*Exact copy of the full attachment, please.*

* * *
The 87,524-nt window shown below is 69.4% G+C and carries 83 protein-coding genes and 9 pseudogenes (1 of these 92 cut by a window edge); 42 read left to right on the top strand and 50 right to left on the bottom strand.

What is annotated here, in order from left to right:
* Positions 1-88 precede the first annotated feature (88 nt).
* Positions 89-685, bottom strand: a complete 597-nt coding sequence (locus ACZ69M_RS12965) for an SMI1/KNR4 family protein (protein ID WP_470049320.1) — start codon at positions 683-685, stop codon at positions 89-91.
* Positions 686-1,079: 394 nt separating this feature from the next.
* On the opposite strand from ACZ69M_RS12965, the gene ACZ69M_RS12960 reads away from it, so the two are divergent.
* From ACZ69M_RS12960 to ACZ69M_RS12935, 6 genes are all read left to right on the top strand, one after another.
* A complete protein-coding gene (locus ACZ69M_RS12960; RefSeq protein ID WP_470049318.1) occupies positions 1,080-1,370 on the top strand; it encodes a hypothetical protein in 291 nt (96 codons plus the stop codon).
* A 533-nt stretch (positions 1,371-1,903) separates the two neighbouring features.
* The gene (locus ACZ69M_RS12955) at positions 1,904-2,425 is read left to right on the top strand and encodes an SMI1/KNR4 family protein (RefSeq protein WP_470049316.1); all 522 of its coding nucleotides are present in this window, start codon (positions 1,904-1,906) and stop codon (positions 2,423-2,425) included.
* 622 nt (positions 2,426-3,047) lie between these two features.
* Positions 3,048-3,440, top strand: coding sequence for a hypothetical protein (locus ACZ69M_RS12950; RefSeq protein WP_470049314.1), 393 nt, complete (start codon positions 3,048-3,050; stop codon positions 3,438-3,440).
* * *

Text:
The 87,524-nt window shown below is 69.4% G+C and carries 83 protein-coding genes and 9 pseudogenes (1 of these 92 cut by a window edge); 42 read left to right on the top strand and 50 right to left on the bottom strand.

What is annotated here, in order from left to right:
* Positions 1-88 precede the first annotated feature (88 nt).
* Positions 89-685, bottom strand: a complete 597-nt coding sequence (locus ACZ69M_RS12965) for an SMI1/KNR4 family protein (protein ID WP_470049320.1) — start codon at positions 683-685, stop codon at positions 89-91.
* Positions 686-1,079: 394 nt separating this feature from the next.
* On the opposite strand from ACZ69M_RS12965, the gene ACZ69M_RS12960 reads away from it, so the two are divergent.
* From ACZ69M_RS12960 to ACZ69M_RS12935, 6 genes are all read left to right on the top strand, one after another.
* A complete protein-coding gene (locus ACZ69M_RS12960; RefSeq protein ID WP_470049318.1) occupies positions 1,080-1,370 on the top strand; it encodes a hypothetical protein in 291 nt (96 codons plus the stop codon).
* A 533-nt stretch (positions 1,371-1,903) separates the two neighbouring features.
* The gene (locus ACZ69M_RS12955) at positions 1,904-2,425 is read left to right on the top strand and encodes an SMI1/KNR4 family protein (RefSeq protein WP_470049316.1); all 522 of its coding nucleotides are present in this window, start codon (positions 1,904-1,906) and stop codon (positions 2,423-2,425) included.
* 622 nt (positions 2,426-3,047) lie between these two features.
* Positions 3,048-3,440, top strand: coding sequence for a hypothetical protein (locus ACZ69M_RS12950; RefSeq protein WP_470049314.1), 393 nt, complete (start codon positions 3,048-3,050; stop codon positions 3,438-3,440).